• Finish project.  Place order, attempt to redeem coupon.
  • Coupon redemption fails.
  • Shutterfly customer service doesn’t know which promotion my wife is referring to and asks her to send an email (no attachments please since Customer Service can’t view attachments) with details.
  • Details exchanged.
  • Company is sorry coupon doesn’t work.
  • Company’s verbatim response:  “I request you to get back to me once your ships and you have received the shipment confirmation email. I will insert a gift certificate worth of $10 to your account for $10 off.  Gift Certificates do not expire and it can be used to purchase any Shutterfly product from your account.”

Now, using your superpowers of common sense, what Customer Service sins has Shutterfly committed?

  1. Checkout step did not accept the promotional code.
  2. Customer Service Team unaware of current sales/marketing promotions.
  3. Customer Service Team has insufficient tools to interact with customers on their terms.
  4. Service response did not yield desired result on order ($10 discount).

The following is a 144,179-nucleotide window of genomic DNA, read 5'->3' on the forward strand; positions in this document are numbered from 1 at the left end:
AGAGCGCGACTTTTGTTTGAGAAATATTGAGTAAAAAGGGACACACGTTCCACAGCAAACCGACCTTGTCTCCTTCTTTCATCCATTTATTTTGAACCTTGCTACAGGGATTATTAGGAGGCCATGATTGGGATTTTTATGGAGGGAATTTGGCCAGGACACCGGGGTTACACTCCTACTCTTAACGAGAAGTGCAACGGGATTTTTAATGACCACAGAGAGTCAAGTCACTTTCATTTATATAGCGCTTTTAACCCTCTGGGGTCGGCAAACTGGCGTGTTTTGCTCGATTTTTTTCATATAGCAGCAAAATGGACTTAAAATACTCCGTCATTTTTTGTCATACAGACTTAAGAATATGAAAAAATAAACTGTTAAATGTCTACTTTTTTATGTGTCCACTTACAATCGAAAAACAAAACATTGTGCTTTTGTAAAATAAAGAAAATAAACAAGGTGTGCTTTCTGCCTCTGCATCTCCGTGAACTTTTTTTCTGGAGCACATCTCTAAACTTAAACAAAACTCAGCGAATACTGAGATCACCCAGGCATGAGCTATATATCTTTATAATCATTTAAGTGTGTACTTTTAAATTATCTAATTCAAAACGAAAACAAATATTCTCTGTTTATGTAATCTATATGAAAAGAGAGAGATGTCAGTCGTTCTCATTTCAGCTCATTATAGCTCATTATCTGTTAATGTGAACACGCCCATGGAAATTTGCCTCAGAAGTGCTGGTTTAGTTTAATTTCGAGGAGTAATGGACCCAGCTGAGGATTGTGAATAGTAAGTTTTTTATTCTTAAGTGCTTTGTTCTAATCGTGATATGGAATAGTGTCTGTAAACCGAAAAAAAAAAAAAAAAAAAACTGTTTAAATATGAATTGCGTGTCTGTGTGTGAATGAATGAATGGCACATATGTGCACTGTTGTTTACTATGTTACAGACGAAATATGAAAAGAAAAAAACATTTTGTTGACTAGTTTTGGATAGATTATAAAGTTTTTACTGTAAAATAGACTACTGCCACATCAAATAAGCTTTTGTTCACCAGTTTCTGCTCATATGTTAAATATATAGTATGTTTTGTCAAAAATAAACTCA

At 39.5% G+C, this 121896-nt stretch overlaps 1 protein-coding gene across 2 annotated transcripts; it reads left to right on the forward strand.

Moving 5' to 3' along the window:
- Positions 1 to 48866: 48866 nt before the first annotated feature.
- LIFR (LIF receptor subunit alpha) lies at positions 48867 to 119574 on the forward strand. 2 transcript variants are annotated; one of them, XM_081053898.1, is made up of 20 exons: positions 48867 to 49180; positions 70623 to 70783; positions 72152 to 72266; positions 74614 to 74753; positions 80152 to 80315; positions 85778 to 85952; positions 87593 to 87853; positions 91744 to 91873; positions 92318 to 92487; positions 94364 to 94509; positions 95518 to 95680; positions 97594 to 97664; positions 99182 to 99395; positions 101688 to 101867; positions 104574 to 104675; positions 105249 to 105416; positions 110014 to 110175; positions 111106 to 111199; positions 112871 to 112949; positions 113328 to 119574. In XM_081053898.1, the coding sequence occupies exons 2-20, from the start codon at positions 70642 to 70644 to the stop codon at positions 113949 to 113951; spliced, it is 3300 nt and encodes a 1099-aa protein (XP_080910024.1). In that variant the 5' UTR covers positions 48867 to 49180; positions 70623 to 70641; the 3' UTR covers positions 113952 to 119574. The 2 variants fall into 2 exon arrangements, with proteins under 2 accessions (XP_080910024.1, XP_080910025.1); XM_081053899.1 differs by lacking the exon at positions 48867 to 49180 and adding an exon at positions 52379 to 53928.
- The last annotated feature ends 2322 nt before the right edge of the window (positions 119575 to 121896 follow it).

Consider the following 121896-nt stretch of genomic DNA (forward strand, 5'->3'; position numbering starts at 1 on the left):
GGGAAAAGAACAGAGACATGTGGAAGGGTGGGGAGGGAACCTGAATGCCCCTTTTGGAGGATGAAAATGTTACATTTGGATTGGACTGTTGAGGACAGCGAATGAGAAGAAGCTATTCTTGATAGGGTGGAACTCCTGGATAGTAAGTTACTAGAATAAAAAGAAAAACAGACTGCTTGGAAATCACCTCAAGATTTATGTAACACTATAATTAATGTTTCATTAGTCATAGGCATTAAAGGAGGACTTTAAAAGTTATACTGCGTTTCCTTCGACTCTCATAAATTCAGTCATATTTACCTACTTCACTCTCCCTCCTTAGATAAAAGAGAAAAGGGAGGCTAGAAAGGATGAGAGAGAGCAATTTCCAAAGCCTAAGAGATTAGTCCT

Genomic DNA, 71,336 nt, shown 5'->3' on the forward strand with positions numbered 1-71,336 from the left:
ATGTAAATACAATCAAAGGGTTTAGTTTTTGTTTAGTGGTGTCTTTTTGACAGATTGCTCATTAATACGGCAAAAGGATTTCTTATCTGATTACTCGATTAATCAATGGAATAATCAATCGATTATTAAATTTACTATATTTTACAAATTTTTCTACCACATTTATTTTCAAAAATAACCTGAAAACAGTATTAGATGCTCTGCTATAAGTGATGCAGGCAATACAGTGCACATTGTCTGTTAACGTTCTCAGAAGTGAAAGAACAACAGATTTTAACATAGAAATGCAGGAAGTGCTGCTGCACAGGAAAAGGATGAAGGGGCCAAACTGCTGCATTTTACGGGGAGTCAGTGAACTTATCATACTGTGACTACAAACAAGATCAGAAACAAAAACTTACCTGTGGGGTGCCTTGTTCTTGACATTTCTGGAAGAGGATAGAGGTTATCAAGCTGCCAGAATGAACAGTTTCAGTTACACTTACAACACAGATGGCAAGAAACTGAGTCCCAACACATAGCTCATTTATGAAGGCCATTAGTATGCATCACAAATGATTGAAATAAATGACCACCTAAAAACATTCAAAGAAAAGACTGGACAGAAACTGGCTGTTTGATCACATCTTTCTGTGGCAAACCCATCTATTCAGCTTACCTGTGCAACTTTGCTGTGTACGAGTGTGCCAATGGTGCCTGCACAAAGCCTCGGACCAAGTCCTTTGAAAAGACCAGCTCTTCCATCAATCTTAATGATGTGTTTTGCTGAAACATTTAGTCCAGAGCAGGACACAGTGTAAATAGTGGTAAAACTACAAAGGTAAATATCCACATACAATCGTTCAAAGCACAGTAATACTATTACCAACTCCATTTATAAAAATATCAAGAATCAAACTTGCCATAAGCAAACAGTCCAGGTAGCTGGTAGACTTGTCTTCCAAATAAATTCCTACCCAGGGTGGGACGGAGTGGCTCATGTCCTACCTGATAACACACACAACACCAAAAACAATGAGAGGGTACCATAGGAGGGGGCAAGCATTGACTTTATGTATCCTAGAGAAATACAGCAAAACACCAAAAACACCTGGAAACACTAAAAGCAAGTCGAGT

This experience begs two questions.  Is the company inept?  Or do they value their customers so little that they don’t bother to create a working coupon redemption transaction?  Regardless of the answer, the problems my wife encountered, along with the poor way the problem was handled leave a bad impression.  (If you are a NetPromoter proponent you will recognize me as a “detractor”.)  The pivot point is that if your company fails to use its common sense superpower, your customers will find better alternatives – faster than a speeding bullet.  In the next post we’ll propose recommended recovery steps!

Any “promoters” out there to balance the view?

1 February 2010 at 07:25 Leave a comment

Tea Leaves, Tarot Cards and Customer Service

Most companies think they know how their customers view them.  Most companies think they understand what their customers want.  Most companies are wrong.

Fact is, most companies are still chasing the next big deal opportunistically.  They rely on gut feel and promises of new growth and revenue rather than relying on existing customers to help them navigate the pathways to growth.  It doesn’t have to be this way. (more…)

19 January 2010 at 07:37 Leave a comment